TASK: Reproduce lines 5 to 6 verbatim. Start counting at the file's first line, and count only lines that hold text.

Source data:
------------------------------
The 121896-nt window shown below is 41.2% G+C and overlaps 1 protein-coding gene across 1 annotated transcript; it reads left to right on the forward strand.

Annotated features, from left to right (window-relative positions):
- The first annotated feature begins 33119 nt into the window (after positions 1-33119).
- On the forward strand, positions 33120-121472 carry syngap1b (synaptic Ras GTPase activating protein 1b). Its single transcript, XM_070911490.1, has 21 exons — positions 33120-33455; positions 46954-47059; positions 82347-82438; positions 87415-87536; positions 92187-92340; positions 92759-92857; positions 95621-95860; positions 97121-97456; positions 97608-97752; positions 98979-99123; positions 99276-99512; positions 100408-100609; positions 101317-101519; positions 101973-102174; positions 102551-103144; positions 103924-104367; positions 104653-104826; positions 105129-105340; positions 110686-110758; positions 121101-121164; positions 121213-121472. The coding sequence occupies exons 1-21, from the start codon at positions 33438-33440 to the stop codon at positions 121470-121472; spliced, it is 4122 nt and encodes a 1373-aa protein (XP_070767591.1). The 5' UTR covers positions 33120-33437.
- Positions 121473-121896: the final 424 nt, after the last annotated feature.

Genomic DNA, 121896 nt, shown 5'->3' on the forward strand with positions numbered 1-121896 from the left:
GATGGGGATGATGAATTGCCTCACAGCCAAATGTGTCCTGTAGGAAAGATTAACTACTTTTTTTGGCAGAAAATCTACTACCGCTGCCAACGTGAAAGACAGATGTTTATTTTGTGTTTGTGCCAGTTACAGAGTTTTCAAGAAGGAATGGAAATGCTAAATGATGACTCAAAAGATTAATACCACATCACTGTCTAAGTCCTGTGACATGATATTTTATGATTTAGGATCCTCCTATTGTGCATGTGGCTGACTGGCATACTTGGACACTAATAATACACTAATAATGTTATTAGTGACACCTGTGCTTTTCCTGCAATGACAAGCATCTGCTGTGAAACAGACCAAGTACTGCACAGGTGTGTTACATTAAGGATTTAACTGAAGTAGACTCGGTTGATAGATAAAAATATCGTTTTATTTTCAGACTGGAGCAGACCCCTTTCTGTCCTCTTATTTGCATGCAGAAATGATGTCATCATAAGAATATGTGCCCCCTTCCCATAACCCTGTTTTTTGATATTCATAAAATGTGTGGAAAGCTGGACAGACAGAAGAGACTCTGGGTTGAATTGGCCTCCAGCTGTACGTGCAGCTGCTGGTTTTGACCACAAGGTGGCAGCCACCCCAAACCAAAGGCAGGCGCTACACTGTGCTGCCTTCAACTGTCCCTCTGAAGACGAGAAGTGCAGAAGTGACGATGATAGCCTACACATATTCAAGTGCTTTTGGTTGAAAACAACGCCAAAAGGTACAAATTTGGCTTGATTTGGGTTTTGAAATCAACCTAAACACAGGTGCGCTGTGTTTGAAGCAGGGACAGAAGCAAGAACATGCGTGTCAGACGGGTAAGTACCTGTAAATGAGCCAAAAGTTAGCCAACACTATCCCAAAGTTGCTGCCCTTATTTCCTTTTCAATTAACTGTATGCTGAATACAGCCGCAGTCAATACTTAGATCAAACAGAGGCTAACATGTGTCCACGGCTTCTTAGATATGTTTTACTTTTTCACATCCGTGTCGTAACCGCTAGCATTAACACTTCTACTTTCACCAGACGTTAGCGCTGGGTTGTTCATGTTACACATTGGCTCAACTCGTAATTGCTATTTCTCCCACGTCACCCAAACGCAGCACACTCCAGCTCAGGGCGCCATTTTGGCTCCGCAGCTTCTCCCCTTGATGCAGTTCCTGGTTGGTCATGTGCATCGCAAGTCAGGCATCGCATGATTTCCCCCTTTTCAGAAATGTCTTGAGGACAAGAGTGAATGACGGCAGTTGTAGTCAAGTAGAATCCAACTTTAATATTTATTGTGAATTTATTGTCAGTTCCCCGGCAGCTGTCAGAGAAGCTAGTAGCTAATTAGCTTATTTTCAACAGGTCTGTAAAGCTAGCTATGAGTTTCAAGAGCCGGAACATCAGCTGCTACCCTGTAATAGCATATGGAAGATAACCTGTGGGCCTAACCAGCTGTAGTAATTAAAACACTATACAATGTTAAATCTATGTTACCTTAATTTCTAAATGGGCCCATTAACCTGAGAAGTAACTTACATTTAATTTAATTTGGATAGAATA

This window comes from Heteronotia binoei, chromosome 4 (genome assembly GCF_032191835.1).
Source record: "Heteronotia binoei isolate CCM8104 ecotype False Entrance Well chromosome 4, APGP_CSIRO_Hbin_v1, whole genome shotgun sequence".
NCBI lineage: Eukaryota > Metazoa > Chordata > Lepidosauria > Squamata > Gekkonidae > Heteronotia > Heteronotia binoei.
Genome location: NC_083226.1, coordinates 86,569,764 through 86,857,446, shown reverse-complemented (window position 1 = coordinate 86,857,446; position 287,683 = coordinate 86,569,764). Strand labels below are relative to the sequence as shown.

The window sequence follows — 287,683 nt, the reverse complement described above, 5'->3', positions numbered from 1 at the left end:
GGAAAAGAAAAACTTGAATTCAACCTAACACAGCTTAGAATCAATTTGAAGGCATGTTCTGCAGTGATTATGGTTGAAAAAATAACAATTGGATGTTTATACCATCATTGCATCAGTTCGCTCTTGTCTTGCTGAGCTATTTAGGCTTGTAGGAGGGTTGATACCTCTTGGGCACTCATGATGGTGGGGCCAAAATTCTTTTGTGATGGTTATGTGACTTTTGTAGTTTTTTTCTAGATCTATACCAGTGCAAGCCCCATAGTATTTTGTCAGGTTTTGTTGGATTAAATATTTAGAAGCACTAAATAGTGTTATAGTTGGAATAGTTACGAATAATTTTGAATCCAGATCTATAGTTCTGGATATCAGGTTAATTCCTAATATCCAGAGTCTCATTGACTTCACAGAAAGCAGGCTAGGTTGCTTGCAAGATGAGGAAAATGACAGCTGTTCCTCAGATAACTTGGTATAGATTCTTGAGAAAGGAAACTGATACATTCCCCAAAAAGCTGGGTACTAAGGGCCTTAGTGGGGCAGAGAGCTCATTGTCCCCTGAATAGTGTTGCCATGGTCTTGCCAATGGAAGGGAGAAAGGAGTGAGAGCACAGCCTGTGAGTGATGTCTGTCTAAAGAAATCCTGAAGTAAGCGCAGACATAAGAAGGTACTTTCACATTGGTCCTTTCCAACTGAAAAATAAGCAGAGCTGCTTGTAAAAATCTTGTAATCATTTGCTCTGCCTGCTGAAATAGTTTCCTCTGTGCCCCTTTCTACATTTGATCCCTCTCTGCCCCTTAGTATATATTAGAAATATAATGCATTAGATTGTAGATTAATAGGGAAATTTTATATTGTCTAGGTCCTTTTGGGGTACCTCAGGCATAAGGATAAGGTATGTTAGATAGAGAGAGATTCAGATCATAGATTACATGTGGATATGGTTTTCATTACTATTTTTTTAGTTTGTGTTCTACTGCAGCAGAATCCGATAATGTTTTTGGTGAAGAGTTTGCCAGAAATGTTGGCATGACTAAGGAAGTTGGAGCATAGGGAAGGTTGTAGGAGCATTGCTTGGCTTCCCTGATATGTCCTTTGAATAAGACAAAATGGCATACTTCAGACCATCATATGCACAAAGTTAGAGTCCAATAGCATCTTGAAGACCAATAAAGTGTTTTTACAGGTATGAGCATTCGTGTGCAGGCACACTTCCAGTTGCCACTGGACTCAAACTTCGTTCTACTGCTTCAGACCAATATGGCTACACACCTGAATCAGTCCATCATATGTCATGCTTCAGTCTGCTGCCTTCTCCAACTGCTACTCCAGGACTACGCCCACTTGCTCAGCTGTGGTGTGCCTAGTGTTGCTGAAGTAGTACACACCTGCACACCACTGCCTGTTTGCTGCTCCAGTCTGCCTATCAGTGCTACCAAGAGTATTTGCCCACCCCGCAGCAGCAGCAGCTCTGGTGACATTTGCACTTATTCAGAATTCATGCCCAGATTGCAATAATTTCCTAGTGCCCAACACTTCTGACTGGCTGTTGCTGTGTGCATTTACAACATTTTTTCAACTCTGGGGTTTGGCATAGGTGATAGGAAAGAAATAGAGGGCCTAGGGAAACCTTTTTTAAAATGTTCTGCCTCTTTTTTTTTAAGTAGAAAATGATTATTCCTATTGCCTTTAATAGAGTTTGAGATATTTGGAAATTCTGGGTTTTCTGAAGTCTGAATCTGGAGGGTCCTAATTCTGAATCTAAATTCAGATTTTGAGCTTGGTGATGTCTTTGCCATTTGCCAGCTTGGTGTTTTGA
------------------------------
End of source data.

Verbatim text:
- Positions 121473-121896: the final 424 nt, after the last annotated feature.

Genomic DNA, 121896 nt, shown 5'->3' on the forward strand with positions numbered 1-121896 from the left: